Ravens are opportunistic animals. They will eat just about anything. I have no idea if they ever prey on young Red-tailed Hawks, but to see our urban top-of-the-foodchain creature suddenly threatened by another bird gave me pause. I've seen red-tails fighting with Great Horned Owls over a nest site, but for the most part the owl and hawk usually just ignore each other. Our cemetery Red-tailed Hawk clearly did not want this raven in the neighborhood. As we watched, a second, immature Red-tailed Hawk joined in the fight. The two hawks chased the raven back and forth between the trees at Cedar Dell and Walnut Hill. After a few minutes the hawks prevailed and the raven mumbled a few words before disappearing in the direction of 20th Street.

For a short time, the tables had been turned on the Red-tailed Hawks. Where they are normally the top predator being periodically hounded by crows, they seemed to be instinctively intimidated by the raven. I use the word "instinctively" because I'm guessing that most of our born and raised NYC Red-tailed Hawks have never crossed paths with a raven. It will be interesting to see how this situation evolves, especially if the ravens end up nesting near the cemetery.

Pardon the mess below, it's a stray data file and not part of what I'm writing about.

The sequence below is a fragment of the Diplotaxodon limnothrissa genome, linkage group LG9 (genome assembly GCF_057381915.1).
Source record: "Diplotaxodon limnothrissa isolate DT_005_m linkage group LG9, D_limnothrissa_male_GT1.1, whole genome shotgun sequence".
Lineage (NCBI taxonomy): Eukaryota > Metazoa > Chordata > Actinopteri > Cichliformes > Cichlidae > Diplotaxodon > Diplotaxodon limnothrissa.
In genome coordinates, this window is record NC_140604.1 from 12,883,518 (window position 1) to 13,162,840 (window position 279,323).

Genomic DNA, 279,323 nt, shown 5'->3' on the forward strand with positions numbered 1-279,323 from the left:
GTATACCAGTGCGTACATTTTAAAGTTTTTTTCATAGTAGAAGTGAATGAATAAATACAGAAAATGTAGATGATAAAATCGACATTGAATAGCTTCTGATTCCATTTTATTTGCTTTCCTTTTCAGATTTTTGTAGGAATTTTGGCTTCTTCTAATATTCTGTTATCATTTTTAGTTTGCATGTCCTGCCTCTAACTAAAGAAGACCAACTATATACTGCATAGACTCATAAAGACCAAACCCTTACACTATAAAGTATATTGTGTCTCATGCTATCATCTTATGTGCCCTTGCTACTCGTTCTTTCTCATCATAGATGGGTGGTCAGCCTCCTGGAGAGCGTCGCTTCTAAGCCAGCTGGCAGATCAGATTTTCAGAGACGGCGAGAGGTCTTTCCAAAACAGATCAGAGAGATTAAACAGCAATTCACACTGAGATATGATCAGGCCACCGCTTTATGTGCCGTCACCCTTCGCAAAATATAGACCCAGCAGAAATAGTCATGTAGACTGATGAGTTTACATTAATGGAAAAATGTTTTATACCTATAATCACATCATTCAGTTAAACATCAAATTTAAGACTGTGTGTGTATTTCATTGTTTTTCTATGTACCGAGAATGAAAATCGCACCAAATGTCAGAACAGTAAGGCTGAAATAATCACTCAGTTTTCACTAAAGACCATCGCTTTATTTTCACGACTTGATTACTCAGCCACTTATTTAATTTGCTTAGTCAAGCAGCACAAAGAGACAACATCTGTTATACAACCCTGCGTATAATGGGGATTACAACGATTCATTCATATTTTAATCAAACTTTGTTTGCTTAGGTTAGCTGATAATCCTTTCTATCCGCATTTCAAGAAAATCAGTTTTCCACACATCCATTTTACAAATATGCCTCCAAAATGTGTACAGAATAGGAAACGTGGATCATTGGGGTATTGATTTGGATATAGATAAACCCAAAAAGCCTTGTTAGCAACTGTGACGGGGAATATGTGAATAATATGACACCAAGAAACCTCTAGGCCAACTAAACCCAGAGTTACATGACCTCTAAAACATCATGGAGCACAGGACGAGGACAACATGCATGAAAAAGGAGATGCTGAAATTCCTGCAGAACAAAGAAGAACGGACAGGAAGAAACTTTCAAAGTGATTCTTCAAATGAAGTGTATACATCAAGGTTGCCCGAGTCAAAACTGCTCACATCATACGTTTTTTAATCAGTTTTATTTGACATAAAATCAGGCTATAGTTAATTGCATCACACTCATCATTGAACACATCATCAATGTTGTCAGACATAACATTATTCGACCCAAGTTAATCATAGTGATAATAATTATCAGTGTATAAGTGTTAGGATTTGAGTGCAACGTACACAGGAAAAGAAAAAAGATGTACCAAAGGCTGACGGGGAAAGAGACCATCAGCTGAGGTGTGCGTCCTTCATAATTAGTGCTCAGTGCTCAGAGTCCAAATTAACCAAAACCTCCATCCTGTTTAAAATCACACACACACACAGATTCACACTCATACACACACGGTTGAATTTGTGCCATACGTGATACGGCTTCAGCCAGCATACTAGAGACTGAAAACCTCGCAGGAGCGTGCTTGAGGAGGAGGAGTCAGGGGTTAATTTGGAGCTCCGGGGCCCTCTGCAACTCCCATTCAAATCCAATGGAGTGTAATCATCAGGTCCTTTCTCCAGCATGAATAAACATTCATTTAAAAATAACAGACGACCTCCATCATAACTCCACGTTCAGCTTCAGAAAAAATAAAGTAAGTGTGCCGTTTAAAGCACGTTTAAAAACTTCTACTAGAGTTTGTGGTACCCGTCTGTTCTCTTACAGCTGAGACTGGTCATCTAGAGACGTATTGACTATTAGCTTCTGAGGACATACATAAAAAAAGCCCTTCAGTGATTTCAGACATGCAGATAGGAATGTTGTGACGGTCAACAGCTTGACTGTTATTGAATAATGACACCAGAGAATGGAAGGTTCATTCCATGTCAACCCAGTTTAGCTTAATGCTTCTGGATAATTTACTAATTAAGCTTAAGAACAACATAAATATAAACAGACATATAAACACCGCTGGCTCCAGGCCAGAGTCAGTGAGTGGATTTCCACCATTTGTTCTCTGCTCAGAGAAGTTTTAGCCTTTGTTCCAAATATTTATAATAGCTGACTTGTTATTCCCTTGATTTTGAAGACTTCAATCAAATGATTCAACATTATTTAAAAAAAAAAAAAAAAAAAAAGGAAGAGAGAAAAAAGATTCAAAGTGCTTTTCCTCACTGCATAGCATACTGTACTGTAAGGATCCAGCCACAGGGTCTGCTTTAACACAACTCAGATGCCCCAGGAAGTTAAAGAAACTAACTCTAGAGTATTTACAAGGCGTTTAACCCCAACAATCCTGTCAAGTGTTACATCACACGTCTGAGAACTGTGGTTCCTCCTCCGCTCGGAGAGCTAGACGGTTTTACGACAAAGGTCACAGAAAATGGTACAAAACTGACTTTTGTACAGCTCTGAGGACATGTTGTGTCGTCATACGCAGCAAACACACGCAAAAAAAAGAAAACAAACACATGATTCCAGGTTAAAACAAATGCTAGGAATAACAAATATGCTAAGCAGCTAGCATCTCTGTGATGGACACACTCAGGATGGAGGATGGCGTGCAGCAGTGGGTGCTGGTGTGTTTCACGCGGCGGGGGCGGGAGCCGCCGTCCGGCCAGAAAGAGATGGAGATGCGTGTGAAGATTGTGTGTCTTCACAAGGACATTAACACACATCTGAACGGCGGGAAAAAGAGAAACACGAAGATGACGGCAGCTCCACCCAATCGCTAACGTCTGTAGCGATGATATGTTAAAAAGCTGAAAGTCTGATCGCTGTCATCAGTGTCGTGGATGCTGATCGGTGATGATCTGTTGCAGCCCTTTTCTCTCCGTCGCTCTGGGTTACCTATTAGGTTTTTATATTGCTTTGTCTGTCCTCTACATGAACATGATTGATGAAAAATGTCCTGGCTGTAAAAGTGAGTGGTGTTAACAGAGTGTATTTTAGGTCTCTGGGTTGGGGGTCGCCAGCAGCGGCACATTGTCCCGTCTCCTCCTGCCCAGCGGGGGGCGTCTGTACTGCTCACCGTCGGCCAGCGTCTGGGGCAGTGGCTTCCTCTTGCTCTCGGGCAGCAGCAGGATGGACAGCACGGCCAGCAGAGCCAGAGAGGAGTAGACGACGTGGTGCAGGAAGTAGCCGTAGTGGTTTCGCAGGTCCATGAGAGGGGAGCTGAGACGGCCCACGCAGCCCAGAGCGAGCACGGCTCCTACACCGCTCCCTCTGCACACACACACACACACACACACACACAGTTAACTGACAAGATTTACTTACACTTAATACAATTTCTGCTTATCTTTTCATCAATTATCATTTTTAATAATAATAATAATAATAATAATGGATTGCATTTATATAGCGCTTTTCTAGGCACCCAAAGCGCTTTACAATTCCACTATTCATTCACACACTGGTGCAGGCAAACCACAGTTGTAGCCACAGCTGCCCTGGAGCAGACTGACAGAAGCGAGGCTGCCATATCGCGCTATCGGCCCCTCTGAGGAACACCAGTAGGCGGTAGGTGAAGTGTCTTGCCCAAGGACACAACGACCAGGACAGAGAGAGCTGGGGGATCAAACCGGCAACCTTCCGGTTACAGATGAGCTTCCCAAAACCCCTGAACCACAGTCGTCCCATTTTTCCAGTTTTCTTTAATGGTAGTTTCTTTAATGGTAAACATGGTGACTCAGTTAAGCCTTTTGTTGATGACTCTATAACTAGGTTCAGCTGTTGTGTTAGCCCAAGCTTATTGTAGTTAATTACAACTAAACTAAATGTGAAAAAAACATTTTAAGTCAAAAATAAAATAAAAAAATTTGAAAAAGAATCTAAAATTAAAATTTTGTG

If you'd like to read about ravens, Berntd Heinrich authored the book "Mind of the Raven: Investigations and Adventures with Wolf-Birds", in which he adopts ravens in order to get a closer look at their behavior.

2 comments:

Ryan M said...

Those are interesting observations, Rob. Indeed, growing up on Long Island I encountered many more crows than I see lately. I wish you divulged what date you saw the hawk and the raven battle. I've read a few reports now of these two fighting in the area recently and in fact I came across a pair quarreling on February 4th. The pursuit began from the northern most parts of Green Wood...perhaps even from outside of its boundaries...and continued south into the heart of the cemetery. I did not get to see the two grappling on the ground, as I imagined I might, but did see the raven a little later flying around without a raptor on its heels. These pics I took are not the greatest, but they document the aggression and help to show just how massive the ravens really are!

http://www.flickr.com/photos/coy_koi/8445264333/in/photostream

Rob Jett said...

Ryan - My raven-hawk encounter was on Superbowl Sunday. I tried to check out your raven pics, but the link didn't work.